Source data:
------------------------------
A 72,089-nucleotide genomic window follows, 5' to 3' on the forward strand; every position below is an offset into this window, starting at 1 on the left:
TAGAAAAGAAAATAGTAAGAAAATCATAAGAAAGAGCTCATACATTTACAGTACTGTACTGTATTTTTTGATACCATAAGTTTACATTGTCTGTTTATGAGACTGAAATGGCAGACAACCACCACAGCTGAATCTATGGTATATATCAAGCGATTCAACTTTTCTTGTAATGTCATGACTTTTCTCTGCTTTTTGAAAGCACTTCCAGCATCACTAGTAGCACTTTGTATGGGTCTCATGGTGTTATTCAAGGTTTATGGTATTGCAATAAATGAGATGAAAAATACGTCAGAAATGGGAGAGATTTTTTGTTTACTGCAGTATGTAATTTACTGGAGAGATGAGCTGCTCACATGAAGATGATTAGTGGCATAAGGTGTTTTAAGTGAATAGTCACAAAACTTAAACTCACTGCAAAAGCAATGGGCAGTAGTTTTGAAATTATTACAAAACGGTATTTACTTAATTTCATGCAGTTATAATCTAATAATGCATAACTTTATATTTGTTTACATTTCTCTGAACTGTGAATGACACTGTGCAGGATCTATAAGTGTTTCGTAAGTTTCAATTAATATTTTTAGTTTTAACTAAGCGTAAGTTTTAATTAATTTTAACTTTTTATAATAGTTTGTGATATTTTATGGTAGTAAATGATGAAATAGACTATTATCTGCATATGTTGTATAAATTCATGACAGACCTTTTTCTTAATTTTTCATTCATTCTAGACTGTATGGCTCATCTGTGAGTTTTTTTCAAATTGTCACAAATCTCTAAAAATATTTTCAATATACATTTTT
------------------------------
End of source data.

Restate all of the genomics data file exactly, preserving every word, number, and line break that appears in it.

A 72,089-nucleotide genomic window follows, 5' to 3' on the forward strand; every position below is an offset into this window, starting at 1 on the left:
TAGAAAAGAAAATAGTAAGAAAATCATAAGAAAGAGCTCATACATTTACAGTACTGTACTGTATTTTTTGATACCATAAGTTTACATTGTCTGTTTATGAGACTGAAATGGCAGACAACCACCACAGCTGAATCTATGGTATATATCAAGCGATTCAACTTTTCTTGTAATGTCATGACTTTTCTCTGCTTTTTGAAAGCACTTCCAGCATCACTAGTAGCACTTTGTATGGGTCTCATGGTGTTATTCAAGGTTTATGGTATTGCAATAAATGAGATGAAAAATACGTCAGAAATGGGAGAGATTTTTTGTTTACTGCAGTATGTAATTTACTGGAGAGATGAGCTGCTCACATGAAGATGATTAGTGGCATAAGGTGTTTTAAGTGAATAGTCACAAAACTTAAACTCACTGCAAAAGCAATGGGCAGTAGTTTTGAAATTATTACAAAACGGTATTTACTTAATTTCATGCAGTTATAATCTAATAATGCATAACTTTATATTTGTTTACATTTCTCTGAACTGTGAATGACACTGTGCAGGATCTATAAGTGTTTCGTAAGTTTCAATTAATATTTTTAGTTTTAACTAAGCGTAAGTTTTAATTAATTTTAACTTTTTATAATAGTTTGTGATATTTTATGGTAGTAAATGATGAAATAGACTATTATCTGCATATGTTGTATAAATTCATGACAGACCTTTTTCTTAATTTTTCATTCATTCTAGACTGTATGGCTCATCTGTGAGTTTTTTTCAAATTGTCACAAATCTCTAAAAATATTTTCAATATACATTTTT